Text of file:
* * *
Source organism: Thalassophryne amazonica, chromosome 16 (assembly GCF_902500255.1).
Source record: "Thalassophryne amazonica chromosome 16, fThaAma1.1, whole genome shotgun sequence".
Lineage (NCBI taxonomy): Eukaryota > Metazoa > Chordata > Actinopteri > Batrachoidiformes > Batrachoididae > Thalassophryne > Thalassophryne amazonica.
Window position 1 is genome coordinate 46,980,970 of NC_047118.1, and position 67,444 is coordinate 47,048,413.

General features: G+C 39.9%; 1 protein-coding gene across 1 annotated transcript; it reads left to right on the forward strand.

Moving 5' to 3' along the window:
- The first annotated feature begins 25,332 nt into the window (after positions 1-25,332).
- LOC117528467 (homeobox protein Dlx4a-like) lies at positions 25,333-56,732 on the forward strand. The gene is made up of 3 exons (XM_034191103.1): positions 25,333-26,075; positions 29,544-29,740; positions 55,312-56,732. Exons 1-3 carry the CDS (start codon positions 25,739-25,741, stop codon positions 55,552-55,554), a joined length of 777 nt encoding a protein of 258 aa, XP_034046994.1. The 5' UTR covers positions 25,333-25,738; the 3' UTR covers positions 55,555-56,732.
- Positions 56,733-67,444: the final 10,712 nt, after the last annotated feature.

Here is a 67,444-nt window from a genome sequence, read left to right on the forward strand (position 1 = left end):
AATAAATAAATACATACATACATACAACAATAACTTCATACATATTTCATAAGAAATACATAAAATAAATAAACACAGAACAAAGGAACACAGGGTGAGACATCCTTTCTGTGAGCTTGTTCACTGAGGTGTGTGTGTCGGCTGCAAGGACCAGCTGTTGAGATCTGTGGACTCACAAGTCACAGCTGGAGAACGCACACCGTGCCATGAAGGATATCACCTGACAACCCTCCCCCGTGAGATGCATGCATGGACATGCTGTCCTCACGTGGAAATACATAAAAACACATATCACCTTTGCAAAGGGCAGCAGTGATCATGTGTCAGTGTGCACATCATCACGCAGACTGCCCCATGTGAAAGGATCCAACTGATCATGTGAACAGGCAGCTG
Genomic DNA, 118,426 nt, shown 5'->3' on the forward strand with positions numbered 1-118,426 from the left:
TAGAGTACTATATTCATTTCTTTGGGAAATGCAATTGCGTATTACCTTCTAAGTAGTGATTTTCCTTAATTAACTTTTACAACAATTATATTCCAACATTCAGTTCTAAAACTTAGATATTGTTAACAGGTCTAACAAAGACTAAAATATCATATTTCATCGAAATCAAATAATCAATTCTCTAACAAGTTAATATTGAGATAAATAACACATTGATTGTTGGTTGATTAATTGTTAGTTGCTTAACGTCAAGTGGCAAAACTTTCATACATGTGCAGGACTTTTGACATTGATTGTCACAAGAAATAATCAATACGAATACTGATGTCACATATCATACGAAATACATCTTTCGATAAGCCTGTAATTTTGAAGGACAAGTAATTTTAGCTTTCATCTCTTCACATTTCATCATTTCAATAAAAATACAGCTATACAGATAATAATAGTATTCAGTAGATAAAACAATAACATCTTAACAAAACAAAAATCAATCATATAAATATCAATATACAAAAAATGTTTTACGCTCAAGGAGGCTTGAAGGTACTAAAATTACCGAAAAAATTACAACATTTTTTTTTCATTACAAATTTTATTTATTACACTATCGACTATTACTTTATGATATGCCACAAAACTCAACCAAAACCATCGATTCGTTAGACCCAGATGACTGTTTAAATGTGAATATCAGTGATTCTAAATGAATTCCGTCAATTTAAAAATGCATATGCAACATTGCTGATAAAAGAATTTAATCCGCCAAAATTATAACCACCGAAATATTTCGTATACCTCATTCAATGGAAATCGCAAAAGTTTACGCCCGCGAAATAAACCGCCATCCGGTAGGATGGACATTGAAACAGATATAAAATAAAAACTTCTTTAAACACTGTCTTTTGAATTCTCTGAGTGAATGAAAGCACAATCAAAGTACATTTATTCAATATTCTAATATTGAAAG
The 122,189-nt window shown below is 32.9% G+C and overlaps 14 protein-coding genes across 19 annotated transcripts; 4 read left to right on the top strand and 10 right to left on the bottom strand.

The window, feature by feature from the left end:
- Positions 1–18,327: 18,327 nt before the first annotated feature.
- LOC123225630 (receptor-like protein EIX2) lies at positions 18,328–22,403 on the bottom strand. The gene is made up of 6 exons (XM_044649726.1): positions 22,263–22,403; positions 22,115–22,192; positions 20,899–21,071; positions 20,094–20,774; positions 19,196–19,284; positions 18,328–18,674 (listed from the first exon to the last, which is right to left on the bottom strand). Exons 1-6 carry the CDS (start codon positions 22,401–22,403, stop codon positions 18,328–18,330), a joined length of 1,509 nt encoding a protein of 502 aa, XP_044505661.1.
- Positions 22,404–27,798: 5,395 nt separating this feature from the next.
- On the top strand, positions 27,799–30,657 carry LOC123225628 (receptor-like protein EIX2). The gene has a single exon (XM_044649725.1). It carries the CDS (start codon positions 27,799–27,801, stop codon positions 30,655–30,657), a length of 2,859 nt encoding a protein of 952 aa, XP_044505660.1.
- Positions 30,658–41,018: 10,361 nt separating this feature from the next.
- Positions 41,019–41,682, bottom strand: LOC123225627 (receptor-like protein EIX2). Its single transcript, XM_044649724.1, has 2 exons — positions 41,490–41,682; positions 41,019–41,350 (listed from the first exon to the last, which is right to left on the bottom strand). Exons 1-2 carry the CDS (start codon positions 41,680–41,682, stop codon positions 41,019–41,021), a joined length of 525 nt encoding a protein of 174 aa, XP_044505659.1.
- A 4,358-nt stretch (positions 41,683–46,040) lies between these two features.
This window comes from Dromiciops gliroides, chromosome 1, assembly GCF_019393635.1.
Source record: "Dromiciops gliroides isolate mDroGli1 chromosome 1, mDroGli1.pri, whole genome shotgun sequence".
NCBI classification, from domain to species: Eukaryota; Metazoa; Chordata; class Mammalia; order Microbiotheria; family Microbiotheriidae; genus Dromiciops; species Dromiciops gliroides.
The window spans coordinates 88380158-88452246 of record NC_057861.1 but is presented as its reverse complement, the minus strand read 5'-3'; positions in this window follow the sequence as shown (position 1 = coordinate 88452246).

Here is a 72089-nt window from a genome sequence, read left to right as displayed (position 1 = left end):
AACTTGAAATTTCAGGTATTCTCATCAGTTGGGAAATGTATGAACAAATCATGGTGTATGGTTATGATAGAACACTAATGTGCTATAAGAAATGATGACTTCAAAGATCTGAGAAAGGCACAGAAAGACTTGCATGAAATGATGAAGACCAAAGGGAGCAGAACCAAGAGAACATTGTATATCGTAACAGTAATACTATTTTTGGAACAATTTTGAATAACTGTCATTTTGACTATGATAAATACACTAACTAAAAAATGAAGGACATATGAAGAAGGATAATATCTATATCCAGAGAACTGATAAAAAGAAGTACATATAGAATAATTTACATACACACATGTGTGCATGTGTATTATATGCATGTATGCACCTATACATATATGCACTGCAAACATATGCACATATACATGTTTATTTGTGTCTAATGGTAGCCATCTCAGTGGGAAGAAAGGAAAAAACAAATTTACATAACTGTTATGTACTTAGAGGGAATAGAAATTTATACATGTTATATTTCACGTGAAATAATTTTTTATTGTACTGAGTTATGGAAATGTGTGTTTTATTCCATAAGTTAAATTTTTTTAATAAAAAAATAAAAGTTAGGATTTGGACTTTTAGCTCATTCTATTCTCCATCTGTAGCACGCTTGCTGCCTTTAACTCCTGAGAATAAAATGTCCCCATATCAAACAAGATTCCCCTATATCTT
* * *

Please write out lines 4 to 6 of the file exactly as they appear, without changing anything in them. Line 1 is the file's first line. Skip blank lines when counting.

Window position 1 is genome coordinate 46,980,970 of NC_047118.1, and position 67,444 is coordinate 47,048,413.

General features: G+C 39.9%; 1 protein-coding gene across 1 annotated transcript; it reads left to right on the forward strand.

Moving 5' to 3' along the window: